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Simplified Parameter Checking: the Contract class

One of the first things we went over in my first computer science class was the idea of preconditions and postconditions for functions: what the caller should expect will be needed before and how the results will be after the call.  We also discussed parameter validation, which I’ve found more and more to be important.  Parameter validation is not only important for security purposes, but helpful in debugging scenarios when you wouldn’t otherwise be sure that an exception is being generated because of calling code or internal function code (such as when you attempt to reference a null parameter).

.NET has a few argument-centric exceptions (ArgumentException, ArgumentOutOfRangeException, ArgumentNullException), as well as some more specific exceptions that could be raised when appropriate (FileNotFoundException, for instance).  But it’s usually somewhat cumbersome to work with them in a regular way; for each function for which you’re validating parameters, you need to have code along these lines:

   1:          public static int DoCheckRevision(
   2:              string valueString,
   3:              string[] files,
   4:              int mpqNumber)
   5:          {
   6:              if (valueString == null)
   7:                  throw new ArgumentNullException("valueString", Resources.crValstringNull);
   8:              if (files == null)
   9:                  throw new ArgumentNullException("files", Resources.crFileListNull);
  10:              if (files.Length != 3)
  11:                  throw new ArgumentOutOfRangeException("files", files, Resources.crFileListInvalid);
  12:          }

(Taken from MBNCSUtil – CheckRevision.cs)

What we see here is that for three parameter checks, we’ve got six lines of code.  Kind of lame, if you ask me.

In recent projects, I’ve been adding to a new class, called Contract.  Contract is a static class that has a series of methods that do nothing but validate parameters.  This is the current function list:

  • RequireInstance(object o, string paramName): Raises ArgumentNullException if o is null.
  • RequireStringWithValue(string s, string paramName): Raises ArgumentNullException if s is null, and ArgumentOutOfRangeException if s is zero-length.
  • RequireOpenConnection(IDbConnection con, string paramName): Raises ArgumentNullException if con is null, InvalidOperationException if con.State is not ConnectionState.Open.
  • RequireBytes(byte[] buffer, string paramName, int exactCount): Raises ArgumentNullException if buffer is null, ArgumentOutOfRangeException if buffer.Length is not equal to the exactCount parameter.
  • RequireBytes(byte[] buffer, string paramName, int min, int max): Raises ArgumentNullException if buffer is null, ArgumentOutOfRangeException if buffer.Length is not between min and max.
  • Assert(bool test, string failureMessage): Raises InvalidOperationException if test is false.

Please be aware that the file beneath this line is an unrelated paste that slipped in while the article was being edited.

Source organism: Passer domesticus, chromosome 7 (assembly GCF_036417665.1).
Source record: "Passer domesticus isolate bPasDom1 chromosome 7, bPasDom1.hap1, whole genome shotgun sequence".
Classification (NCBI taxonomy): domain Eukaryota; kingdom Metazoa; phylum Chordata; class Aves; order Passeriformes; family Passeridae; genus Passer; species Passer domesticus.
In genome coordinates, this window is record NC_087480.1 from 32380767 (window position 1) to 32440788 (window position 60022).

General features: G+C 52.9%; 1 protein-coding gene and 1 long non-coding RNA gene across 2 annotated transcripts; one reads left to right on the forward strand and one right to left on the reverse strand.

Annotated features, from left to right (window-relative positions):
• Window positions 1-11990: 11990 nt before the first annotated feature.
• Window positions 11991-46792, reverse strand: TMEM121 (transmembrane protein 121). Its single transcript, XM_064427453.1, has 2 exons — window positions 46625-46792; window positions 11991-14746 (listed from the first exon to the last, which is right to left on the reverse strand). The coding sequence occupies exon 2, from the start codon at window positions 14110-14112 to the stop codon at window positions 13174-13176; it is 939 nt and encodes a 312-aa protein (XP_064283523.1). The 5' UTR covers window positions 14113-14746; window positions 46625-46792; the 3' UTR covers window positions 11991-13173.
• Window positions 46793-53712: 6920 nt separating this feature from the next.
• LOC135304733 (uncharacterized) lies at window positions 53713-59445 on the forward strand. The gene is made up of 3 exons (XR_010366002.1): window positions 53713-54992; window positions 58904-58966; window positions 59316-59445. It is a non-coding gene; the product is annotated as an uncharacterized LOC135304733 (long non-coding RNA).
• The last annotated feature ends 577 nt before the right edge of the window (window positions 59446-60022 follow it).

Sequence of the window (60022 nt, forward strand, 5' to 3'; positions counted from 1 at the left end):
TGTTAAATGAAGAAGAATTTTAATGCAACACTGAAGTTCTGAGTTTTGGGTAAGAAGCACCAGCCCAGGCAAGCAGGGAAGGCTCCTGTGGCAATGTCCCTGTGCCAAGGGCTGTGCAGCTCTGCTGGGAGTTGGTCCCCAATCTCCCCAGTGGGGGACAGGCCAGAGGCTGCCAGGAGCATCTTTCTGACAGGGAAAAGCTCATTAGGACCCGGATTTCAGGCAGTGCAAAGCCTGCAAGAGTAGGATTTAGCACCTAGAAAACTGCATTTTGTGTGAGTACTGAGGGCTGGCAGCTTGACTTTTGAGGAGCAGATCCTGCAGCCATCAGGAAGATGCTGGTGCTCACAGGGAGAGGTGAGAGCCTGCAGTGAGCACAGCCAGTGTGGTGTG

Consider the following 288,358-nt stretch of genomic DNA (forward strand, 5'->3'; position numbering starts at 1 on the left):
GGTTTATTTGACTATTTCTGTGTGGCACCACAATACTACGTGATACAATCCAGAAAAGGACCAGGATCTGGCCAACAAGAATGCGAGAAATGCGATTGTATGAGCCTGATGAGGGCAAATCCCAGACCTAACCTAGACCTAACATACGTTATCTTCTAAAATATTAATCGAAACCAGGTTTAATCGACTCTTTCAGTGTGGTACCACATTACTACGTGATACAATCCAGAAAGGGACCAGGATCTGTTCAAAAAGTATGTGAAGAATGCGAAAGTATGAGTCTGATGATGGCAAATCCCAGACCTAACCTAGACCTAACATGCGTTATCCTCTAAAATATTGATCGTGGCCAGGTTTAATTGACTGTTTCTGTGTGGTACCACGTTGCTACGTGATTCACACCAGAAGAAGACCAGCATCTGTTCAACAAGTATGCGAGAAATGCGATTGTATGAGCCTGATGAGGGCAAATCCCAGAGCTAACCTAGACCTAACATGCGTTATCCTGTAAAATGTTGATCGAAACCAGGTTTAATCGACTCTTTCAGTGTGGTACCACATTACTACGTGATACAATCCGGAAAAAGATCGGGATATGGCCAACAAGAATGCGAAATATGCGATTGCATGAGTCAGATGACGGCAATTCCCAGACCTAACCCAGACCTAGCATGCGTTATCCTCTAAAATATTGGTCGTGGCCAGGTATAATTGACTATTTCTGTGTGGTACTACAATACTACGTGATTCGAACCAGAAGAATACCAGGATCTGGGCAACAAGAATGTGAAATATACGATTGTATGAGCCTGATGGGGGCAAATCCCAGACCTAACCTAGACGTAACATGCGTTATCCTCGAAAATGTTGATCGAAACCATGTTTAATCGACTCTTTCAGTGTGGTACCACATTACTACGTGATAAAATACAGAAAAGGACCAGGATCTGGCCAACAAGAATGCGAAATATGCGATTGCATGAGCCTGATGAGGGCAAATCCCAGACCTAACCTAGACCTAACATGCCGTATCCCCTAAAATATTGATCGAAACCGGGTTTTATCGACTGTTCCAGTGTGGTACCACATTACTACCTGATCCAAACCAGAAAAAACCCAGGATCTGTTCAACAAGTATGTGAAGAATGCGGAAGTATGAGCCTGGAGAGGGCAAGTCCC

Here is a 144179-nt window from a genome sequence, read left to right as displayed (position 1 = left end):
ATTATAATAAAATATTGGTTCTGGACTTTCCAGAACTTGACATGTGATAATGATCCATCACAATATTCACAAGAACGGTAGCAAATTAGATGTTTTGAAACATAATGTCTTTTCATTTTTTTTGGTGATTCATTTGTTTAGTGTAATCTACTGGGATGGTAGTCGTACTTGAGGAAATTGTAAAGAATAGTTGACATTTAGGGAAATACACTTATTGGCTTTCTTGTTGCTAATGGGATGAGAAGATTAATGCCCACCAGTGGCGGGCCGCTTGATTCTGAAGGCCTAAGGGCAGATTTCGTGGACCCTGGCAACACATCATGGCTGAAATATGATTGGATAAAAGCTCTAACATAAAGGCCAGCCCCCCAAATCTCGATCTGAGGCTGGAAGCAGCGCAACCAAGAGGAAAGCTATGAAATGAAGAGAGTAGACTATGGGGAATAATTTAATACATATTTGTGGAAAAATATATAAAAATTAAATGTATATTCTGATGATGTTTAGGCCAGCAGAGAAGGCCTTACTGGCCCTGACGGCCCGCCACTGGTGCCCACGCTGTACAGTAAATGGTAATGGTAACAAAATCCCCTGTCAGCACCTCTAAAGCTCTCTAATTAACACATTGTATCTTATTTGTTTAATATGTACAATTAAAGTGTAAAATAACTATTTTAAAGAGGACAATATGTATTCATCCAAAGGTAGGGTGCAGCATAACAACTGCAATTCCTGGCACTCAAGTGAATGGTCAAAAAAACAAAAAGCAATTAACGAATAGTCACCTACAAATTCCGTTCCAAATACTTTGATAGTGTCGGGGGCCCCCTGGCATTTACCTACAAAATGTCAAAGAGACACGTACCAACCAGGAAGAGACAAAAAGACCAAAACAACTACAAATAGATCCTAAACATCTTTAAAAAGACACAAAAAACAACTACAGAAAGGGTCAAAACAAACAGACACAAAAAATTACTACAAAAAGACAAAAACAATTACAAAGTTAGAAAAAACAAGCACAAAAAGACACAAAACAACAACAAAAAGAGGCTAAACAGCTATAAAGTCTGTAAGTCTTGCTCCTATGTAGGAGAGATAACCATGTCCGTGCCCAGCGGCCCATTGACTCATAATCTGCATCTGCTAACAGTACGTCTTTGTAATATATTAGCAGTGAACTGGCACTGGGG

• Assert(bool test, string failureMessage, string paramName): Raises ArgumentException if test is false.
  • MaxStringLength(string s, string paramName, int maxLength): Raises ArgumentNullException if s is null, ArgumentOutOfRangeException if s is zero-length or longer than maxLength.
  • RequireType(object obj, Type type, string paramName): Raises ArgumentNullException if obj is null, InvalidCastException if obj cannot be assigned to a variable of the type specified in the type parameter.
  • RequireEnumValue(object value, Type type, string paramName): The same exceptions as RequireType, as well as ArgumentOutOfRangeException if value is not defined within the enumeration specified by the type parameter.
  • RequireEnumFlagsValue(object value, Type type, string paramName): The same exceptions as RequireEnumFlagsValue, but supports bitwise combinations of flags defined.  Somewhat slower because it uses Reflection to retrieve the enum field values.
  • MaxArrayItems(Array array, string paramName, int maxItemCount): Raises ArgumentNullException if array is null, or ArgumentOutOfRangeException if the array’s length is longer than maxItemCount.

All of the method calls are flagged with [DebuggerStepThrough], [DebuggerHidden], and [Conditional("DEBUG")].  That means that parameter validation will intrinsically only happen during debug builds, and you won’t see where the exceptions are actually being thrown – the debugger will stop at the call to the Contract validation call, which makes it clear why exactly the exception is being thrown. 

There is an additional caveat – as I have been working on this class, I added a private static method called ValidateContractParam.  This method behaves like Assert, but throws an InvalidProgramException.  For example, if you call Contract.RequireBytes(buffer, "buffer", 30, 20) – where max < min, an InvalidProgramException will be raised.  This exception should never be caught, because it indicates you are misusing the Contract class.

Here is example code using the Contract class for my new blogging software:

   1:          public override void SaveUserProfile(User user, Dictionary<string, string> profile, IDbConnection connection)
   2:          {
   3:              Contract.RequireInstance(user, "user");
   4:              Contract.Assert(!user.IsNew, "Cannot save a user profile for a new user.  Save the user first.", "user");
   5:              Contract.RequireInstance(profile, "profile");
   6:              Contract.RequireOpenConnection(connection, "connection");
   7:          }

In this example, it is quick and efficient to ensure that all of the state being passed into method call is exactly as it should be.

The Contract class is meant to be tailored to each program that uses it as a debugging aid.  Feel free to include it in whatever programs you want; I’m releasing it to public domain.  It can be downloaded from my web site.

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